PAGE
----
Together, we will share our new approach and explore:

  • Why 81% of organisational change programmes fail
  • How collaboration and transparency – two vital ingredients in any behavioural and cultural change initiative – can become lost in face-to-face interactions and how they can be re-established
  • How blockers to change can occur as a result of pre-conceived notions of people and what their behaviour represents. Plus, how a heightened awareness of these blockers can open the door to mutual understanding and a positive outcome
  • The power of energised articulation to give people the impetus, connectedness and confidence to engage in new ways of thinking and doing
  • The role of technology in measuring, sustaining and embedding change

Please contact Flick Hardingham, Senior Adviser at M&C Saatchi Transform on flick.hardingham@mcsaatchi.com, if you would like to attend.

[1]  Mike Kuczala, Training in MotionHow to Use Movement to Create Engaging and Effective Learning.


Transforming Change, an experiential breakfast workshop on 20 June 2019.

M&C Saatchi Transform, the leader in organisational behaviour change, has formed a new partnership with communication experts Personal Presentation.

Together, we are driving a radical approach to culture change, using cutting-edge social science alongside experiential techniques to equip employees to drive new behaviours.

On Thursday 20 June, we will be hosting Transforming Change, a 90-minute experiential breakfast workshop and discussion.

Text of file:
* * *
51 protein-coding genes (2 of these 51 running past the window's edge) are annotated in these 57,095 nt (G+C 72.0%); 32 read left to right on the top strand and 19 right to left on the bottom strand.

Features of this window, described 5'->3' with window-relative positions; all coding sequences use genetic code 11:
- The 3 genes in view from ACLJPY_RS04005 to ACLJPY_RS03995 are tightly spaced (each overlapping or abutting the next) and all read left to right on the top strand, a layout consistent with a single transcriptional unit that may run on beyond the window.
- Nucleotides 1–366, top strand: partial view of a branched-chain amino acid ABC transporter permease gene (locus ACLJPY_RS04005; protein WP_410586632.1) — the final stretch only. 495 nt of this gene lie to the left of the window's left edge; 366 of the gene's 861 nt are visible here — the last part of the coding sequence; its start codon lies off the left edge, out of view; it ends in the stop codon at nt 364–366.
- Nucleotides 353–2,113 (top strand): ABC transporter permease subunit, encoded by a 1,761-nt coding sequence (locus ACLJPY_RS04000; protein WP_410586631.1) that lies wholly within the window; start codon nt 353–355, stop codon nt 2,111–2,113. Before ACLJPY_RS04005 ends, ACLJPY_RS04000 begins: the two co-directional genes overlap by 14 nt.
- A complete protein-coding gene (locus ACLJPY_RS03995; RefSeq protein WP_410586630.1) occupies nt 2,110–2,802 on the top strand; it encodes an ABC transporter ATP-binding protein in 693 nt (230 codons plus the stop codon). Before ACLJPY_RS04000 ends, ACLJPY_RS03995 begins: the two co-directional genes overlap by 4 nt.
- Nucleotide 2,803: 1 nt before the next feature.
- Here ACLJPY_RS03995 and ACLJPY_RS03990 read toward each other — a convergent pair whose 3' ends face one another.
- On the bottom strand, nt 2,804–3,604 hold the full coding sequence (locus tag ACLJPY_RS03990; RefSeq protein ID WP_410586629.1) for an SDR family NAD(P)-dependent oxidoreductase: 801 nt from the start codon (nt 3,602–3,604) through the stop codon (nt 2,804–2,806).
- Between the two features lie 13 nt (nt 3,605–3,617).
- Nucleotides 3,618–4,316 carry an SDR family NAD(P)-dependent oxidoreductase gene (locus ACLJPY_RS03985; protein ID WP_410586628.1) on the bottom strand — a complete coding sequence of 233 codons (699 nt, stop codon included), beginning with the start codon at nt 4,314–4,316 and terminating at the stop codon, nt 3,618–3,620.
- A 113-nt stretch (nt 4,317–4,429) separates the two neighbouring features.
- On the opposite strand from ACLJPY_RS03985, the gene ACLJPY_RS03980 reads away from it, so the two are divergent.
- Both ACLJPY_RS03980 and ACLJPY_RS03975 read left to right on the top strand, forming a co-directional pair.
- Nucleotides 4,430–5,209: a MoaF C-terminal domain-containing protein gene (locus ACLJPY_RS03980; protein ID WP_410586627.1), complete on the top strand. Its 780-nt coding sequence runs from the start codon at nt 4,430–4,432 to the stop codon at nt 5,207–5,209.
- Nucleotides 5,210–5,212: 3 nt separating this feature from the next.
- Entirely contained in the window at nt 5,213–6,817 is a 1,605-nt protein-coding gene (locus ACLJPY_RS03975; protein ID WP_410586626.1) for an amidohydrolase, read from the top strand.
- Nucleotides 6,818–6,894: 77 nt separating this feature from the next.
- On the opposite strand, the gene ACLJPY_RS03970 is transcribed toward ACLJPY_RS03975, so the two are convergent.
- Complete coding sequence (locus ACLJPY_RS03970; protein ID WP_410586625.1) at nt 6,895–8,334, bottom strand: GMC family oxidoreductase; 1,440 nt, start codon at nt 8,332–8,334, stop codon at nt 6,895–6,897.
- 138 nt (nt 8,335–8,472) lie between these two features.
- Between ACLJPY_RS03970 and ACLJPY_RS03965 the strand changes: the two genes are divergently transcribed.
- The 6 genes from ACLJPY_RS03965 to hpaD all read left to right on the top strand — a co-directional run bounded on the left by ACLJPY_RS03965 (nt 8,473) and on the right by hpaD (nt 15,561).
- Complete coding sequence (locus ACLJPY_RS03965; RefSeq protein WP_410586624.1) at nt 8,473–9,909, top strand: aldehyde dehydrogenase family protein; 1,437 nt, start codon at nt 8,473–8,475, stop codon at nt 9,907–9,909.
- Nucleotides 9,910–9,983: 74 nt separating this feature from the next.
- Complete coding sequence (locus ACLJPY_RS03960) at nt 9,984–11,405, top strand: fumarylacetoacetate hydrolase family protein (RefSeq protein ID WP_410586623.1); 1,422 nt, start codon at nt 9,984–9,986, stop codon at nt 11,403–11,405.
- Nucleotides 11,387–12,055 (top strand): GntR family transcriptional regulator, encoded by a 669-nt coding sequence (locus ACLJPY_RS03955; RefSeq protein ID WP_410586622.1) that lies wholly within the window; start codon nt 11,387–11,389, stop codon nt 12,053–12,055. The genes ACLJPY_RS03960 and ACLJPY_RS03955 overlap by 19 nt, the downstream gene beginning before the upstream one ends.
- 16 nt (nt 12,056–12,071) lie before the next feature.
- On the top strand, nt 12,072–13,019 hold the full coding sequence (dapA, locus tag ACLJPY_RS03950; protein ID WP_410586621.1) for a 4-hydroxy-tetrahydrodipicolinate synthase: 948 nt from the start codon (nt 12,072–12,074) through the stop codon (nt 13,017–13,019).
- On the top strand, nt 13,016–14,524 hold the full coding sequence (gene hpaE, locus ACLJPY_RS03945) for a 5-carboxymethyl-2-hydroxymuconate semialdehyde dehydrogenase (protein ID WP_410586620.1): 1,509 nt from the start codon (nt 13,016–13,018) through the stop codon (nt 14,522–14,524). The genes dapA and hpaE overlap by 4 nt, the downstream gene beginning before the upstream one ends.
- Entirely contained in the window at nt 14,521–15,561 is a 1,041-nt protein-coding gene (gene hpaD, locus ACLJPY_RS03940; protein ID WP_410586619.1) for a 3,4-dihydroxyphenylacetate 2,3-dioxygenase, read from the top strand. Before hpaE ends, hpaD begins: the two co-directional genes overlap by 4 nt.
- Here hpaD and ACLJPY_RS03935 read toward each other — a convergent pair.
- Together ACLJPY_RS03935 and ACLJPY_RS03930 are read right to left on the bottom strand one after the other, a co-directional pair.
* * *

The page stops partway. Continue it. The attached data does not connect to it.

Date: Thursday 20 June, 08:00 arrival. 08:30 – 10:00am workshop and breakfast.

Address: Berkeley Room, M&C Saatchi, 36 Golden Square, London, W1F 9EE.

Together, we will share our new approach and explore:

  • Why 81% of organisational change programmes fail
  • How collaboration and transparency - two vital ingredients in any behavioural and cultural change initiative – can become lost in face-to-face interactions and how they can be re-established
  • How blockers to change can occur as a result of pre-conceived notions of people and what their behaviour represents. Plus, how a heightened awareness of these blockers can open the door to mutual understanding and a positive outcome
  • The power of energised articulation to give people the impetus, connectedness and confidence to engage in new ways of thinking and doing
  • The role of technology in measuring, sustaining and embedding change

The workshop will be interactive, enabling you to understand the power of our work.

Please contact Flick Hardingham, Senior Adviser at M&C Saatchi Transform on flick.hardingham@mcsaatchi.com, if you would like to attend.


Is culture change a busted flush? panel discussion on 2 July 2019.

On Tuesday 2 July, M&C Saatchi Transform is hosting a panel discussion in partnership with the Centre for Management Consulting Excellence.